TRAVERSE CITY, Mich. (6/27/14)--Two Michigan credit unions announced their intent to merge after receiving board approval. Members CU, Traverse City, with $224 million in assets, and Bay Winds FCU, Charlevoix, with $175 million in assets, expect the merger to take effect at the end of October. The agreement will make the new financial institution, which will have 13 branches, the "largest local credit union north of Midland/Mount Pleasant," said Andy Kempf, president/CEO, Members CU (The Traverse Ticker June 25). The agreement requires a vote by members of Bay Winds FCU and consent from the Michigan Office of Financial and Insurance Regulation and the National Credit Union Administration ...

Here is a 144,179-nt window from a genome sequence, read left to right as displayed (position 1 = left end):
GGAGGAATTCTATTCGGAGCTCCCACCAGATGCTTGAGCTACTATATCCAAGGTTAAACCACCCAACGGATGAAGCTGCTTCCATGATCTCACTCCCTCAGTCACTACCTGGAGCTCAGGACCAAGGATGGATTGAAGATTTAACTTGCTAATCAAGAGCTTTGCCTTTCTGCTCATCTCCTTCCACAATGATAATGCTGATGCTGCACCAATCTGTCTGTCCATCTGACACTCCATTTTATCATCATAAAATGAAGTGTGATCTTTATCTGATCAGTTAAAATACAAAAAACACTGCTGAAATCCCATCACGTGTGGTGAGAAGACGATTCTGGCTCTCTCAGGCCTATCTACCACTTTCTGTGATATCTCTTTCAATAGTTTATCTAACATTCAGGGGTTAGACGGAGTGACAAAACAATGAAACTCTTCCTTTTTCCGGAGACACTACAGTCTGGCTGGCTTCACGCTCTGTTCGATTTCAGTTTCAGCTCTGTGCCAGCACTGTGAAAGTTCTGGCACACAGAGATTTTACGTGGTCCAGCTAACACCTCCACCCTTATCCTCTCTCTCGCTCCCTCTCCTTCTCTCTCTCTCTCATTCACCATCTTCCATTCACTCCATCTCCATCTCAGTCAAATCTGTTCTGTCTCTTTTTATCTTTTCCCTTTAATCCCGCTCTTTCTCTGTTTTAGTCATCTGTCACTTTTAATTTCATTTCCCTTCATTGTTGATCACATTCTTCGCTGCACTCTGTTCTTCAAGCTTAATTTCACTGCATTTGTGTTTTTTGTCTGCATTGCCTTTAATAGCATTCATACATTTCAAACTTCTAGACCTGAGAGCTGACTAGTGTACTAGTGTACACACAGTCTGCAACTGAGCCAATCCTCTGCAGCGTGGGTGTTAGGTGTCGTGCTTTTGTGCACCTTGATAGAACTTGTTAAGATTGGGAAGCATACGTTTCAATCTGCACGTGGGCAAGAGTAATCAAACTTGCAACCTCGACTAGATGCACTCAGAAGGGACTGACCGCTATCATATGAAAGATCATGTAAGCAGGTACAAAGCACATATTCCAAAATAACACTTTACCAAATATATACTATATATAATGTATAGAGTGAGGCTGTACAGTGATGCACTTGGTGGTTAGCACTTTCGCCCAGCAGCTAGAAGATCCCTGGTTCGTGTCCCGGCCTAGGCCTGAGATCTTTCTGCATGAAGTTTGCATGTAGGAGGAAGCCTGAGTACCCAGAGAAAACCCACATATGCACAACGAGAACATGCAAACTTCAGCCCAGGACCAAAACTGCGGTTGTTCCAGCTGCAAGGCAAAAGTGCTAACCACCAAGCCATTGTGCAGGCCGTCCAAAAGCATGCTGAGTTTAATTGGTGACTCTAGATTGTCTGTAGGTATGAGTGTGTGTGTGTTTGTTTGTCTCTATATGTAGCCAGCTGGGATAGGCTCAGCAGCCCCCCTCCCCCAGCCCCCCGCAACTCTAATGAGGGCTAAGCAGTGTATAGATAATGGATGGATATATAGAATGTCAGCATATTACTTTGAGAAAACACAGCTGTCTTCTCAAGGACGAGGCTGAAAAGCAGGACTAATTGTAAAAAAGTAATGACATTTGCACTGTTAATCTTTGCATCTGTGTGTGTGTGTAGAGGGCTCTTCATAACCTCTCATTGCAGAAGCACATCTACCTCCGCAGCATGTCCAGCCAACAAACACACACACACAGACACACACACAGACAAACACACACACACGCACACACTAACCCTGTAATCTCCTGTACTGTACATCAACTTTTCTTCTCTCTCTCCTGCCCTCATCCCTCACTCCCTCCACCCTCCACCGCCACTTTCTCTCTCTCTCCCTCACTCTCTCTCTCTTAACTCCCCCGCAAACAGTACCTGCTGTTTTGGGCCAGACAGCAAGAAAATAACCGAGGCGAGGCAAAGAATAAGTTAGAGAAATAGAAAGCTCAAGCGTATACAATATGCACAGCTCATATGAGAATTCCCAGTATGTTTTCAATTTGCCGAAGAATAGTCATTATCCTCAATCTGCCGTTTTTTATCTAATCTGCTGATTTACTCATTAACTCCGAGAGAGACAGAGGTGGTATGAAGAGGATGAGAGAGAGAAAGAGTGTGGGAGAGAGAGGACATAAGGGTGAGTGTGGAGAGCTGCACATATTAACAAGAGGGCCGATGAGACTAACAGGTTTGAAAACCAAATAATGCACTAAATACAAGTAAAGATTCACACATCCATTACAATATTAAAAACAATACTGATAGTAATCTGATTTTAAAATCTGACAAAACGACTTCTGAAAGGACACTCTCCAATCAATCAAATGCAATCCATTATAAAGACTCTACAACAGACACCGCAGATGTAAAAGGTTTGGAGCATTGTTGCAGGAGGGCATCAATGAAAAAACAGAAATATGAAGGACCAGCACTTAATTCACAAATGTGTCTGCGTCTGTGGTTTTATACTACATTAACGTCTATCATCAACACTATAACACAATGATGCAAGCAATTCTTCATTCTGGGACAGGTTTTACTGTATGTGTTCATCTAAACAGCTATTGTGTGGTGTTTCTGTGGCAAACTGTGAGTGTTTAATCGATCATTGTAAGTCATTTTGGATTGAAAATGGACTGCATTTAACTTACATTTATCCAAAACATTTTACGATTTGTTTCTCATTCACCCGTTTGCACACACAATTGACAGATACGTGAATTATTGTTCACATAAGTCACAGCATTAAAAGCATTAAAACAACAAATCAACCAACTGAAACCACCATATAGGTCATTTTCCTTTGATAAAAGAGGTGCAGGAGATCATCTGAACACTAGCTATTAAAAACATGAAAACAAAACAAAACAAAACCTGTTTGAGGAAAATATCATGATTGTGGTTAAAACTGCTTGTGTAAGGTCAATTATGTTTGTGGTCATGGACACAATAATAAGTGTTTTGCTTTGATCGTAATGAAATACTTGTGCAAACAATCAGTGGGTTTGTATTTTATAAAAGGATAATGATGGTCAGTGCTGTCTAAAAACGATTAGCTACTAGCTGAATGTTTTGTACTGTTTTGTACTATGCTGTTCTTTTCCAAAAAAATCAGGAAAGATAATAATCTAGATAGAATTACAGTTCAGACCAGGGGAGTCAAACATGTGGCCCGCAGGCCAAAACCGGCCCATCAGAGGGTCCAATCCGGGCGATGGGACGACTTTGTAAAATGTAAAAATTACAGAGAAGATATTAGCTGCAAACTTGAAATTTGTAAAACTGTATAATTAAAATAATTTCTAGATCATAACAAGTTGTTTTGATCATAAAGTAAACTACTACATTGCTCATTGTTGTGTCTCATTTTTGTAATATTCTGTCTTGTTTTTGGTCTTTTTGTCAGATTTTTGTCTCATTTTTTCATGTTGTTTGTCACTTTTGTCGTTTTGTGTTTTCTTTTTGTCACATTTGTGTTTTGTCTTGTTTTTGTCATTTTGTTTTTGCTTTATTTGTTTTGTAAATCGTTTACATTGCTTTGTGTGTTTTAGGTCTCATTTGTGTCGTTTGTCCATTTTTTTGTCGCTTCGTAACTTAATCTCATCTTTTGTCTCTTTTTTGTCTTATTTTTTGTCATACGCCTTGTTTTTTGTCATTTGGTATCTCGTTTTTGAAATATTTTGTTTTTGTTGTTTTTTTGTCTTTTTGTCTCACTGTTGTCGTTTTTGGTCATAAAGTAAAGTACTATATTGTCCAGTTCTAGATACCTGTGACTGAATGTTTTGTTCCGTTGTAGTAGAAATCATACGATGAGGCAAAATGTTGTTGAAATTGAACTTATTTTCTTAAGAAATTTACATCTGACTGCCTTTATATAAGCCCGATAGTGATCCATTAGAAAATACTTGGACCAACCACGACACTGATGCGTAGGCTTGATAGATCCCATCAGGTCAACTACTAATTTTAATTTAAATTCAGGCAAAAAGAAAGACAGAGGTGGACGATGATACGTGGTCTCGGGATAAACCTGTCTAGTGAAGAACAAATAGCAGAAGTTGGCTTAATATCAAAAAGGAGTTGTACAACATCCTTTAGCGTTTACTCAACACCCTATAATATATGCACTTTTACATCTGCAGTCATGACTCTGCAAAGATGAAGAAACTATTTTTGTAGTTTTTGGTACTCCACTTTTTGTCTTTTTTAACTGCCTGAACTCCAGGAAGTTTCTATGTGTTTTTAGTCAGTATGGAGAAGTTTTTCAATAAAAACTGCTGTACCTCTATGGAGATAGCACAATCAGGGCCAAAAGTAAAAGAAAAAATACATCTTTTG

ALEXANDRIA, Va. (6/27/14)--The man allegedly behind a fake online credit union and accused of defrauding thousands of investors pleaded guilty Wednesday in federal court. Timothy J. Coughlin, 63, of Indianapolis pleaded guilty to committing wire fraud and impersonating an Internal Revenue Service official while operating the Oxford International Credit Union (OICU), which Coughlin used to solicit online investments. He allegedly used OICU and a fake investment vehicle--the Oxford International Cooperative Union--to collect nearly $15 million from almost 5,000 people worldwide for investment and members' annual dues. According to a statement of facts filed by the U.S. Attorney for the Eastern District of Virginia, to further the fraud, Coughlin allegedly posted a fake certificate stating that OICU was an insured credit union and forged the signature of an IRS employee. Coughlin faces a maximum penalty of 23 years in prison when he is sentenced Sept. 26. In April, the Securities and Exchange Commission filed a suit against Coughlin for "Internet offering fraud" (News Now April 15) ...